When public policy meets private patient by Marjorie Arons-Barron

“She’s just been moved into recovery,” the nurse told the obviously concerned husband of the patient. “She came through it well,” she added reassuringly. “I think you should know that her first words after coming out of the anesthesia were ‘ is the trump administration over?’”  The nurse and my husband laughed, and she added, “I think your wife was having a nightmare about working for the Trump administration and trying to escape.”  “That’s Margie for you, and the price for being a political junkie,”my husband told the nurse.

Neither general anesthesia nor post-surgery pain medication is an adequate antidote to Donald Trump. But last Monday’s hospitalization for rotator cuff surgery brought a host of reminders about the centrality of health care as an issue in our lives.

First, a shout-out to the nurses and other staff  at the Newton-Wellesley hospital, an affiliate of Partners. They were with me every step of the way. Naturally, I interviewed them about last fall’s referendum on nurse-patient ratios. My informal sampling split about three to one, with only one thinking that legislating the ratios was a good idea. The others said they didn’t want government to make the nursing decisions and thought that flexibility was important so management could deploy resources where they were needed.

One of the mandates of the Affordable Care Act was to improve care through inter-operable uniform electronic medical records. But silos remain, with patient records in Beth Israel Deaconess, for example, not readily available to Partners hospitals and vice versa. Even within hospital systems, problems remain.

I started writing about the difficulties in 2016. Of particular concern was the computerized network sold to Partners by Epic Systems, which drove many older doctors into premature retirement. Never were its flaws more exposed than the day I checked into the hospital. It was 6:15 in the morning. I didn’t pay much attention to the fact that people at the desk were just writing patients’ names on a piece of paper and handing us a “comfort call,” the kind of light-and-buzzer device restaurants use to signal one’s table is ready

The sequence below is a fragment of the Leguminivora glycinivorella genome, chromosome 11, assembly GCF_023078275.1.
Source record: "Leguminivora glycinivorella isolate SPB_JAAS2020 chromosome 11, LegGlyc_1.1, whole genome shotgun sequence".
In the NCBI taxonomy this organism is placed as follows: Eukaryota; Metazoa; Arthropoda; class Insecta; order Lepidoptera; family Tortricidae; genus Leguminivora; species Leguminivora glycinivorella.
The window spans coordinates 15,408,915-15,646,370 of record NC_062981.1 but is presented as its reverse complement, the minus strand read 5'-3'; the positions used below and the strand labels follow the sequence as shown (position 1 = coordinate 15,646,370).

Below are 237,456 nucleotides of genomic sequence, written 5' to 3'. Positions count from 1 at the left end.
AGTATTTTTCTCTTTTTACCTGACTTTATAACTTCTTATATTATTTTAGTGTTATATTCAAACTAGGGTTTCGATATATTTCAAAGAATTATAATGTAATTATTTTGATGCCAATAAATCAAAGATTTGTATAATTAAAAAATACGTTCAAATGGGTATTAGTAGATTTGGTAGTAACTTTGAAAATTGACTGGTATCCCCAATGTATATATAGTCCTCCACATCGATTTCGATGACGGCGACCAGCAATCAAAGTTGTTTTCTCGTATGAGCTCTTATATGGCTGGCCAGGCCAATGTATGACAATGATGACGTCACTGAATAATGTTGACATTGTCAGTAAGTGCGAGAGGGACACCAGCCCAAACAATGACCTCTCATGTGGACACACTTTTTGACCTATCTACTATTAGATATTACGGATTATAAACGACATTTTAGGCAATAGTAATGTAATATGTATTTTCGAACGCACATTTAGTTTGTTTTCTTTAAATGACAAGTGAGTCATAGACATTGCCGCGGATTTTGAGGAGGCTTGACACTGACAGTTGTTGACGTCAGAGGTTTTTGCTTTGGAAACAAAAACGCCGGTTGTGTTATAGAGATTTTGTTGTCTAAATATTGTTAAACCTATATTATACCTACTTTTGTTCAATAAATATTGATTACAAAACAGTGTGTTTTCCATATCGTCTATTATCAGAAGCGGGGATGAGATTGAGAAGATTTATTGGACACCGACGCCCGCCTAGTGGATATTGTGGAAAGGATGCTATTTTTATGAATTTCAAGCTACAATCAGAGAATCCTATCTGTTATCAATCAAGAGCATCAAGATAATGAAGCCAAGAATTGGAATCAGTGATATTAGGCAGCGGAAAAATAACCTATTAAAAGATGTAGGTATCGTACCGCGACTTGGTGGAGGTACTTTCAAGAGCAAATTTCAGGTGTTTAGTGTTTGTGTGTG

There were nine patients and family members settled in the waiting area when an attractive woman in pale blue scrubs came in to announce that the entire Partners computer network was down, including the Mass. General, Brigham & Women’s, Newton-Wellesley, doctors’ offices, other Partners hospitals and satellite offices, and that all surgeries had been postponed for at least several hours.  Cancellations were a distinct possibility, and some patients rescheduled.

Ah, yes, Epic Systems network, the bane of existence among so many doctors and medical personnel. Apparently another meltdown had happened in January and had lasted for six hours. As it turns out, last week’s crash had started at 3:00 a.m. so perhaps it would only be a few additional hours’ delay.  Still, as they say in the financial world, past results are no guarantee of future performance.

After two months of  constant pain, I had finally arrived on the threshold of my appointed surgical solution. Two vacation trips had been cancelled along with other meetings and events, and the idea of indefinite postponement did not sit well. Other patients in the Partners system were even worse off.  I learned of one woman, for example, who had expected to have open heart surgery at Mass General the previous Wednesday, but complications in four other open heart surgery cases affected the capacity of the ICU and required the postponement of her surgery, which was then was rescheduled to last Monday. Thanks to the computer system, she was to be postponed once again.

I was fortunate in that sometime later that day my surgery did take place, and now I’m starting a long recovery. I’m lucky that I have a great surgeon, solid health insurance, excellent care-giver at home, and my shoulder problem is fixable. I’m one of the fortunate ones and am mindful of those who lack these essentials.

We live in one of the great medical centers of the world, and I’d like to think that glitches in the computer systems could be remedied with the same high level of professionalism. Technology is wonderful when it works, which is probably most of the time. But when it comes to medical care, “most of the time” just isn’t good enough.